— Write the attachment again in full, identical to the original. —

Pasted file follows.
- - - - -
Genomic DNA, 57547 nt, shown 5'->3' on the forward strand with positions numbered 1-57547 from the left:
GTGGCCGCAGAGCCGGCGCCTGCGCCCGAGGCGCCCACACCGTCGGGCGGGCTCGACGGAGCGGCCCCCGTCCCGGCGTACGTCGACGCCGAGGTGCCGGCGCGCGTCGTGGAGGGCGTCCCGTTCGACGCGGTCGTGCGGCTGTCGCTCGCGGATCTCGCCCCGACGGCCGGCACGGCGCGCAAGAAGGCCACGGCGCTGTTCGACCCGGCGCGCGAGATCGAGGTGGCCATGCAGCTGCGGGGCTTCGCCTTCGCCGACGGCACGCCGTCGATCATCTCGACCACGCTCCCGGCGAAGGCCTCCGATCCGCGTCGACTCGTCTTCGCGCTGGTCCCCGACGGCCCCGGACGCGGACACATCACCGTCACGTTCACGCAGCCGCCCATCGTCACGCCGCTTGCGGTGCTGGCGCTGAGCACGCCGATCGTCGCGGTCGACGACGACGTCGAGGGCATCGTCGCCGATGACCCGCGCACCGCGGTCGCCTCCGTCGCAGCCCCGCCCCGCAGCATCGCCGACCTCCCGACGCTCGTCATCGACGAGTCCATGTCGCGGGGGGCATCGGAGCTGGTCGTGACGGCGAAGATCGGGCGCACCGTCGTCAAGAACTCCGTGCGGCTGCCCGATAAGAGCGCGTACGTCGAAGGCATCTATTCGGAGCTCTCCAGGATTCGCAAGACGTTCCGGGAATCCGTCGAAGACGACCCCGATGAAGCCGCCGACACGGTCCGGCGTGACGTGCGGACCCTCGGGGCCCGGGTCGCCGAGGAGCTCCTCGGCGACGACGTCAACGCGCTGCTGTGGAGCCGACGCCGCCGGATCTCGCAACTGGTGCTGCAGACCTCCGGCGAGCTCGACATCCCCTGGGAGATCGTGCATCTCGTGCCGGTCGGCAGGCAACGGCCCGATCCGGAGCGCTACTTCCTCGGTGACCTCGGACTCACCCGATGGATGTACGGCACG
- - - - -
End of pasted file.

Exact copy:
Genomic DNA, 57547 nt, shown 5'->3' on the forward strand with positions numbered 1-57547 from the left:
GTGGCCGCAGAGCCGGCGCCTGCGCCCGAGGCGCCCACACCGTCGGGCGGGCTCGACGGAGCGGCCCCCGTCCCGGCGTACGTCGACGCCGAGGTGCCGGCGCGCGTCGTGGAGGGCGTCCCGTTCGACGCGGTCGTGCGGCTGTCGCTCGCGGATCTCGCCCCGACGGCCGGCACGGCGCGCAAGAAGGCCACGGCGCTGTTCGACCCGGCGCGCGAGATCGAGGTGGCCATGCAGCTGCGGGGCTTCGCCTTCGCCGACGGCACGCCGTCGATCATCTCGACCACGCTCCCGGCGAAGGCCTCCGATCCGCGTCGACTCGTCTTCGCGCTGGTCCCCGACGGCCCCGGACGCGGACACATCACCGTCACGTTCACGCAGCCGCCCATCGTCACGCCGCTTGCGGTGCTGGCGCTGAGCACGCCGATCGTCGCGGTCGACGACGACGTCGAGGGCATCGTCGCCGATGACCCGCGCACCGCGGTCGCCTCCGTCGCAGCCCCGCCCCGCAGCATCGCCGACCTCCCGACGCTCGTCATCGACGAGTCCATGTCGCGGGGGGCATCGGAGCTGGTCGTGACGGCGAAGATCGGGCGCACCGTCGTCAAGAACTCCGTGCGGCTGCCCGATAAGAGCGCGTACGTCGAAGGCATCTATTCGGAGCTCTCCAGGATTCGCAAGACGTTCCGGGAATCCGTCGAAGACGACCCCGATGAAGCCGCCGACACGGTCCGGCGTGACGTGCGGACCCTCGGGGCCCGGGTCGCCGAGGAGCTCCTCGGCGACGACGTCAACGCGCTGCTGTGGAGCCGACGCCGCCGGATCTCGCAACTGGTGCTGCAGACCTCCGGCGAGCTCGACATCCCCTGGGAGATCGTGCATCTCGTGCCGGTCGGCAGGCAACGGCCCGATCCGGAGCGCTACTTCCTCGGTGACCTCGGACTCACCCGATGGATGTACGGCACG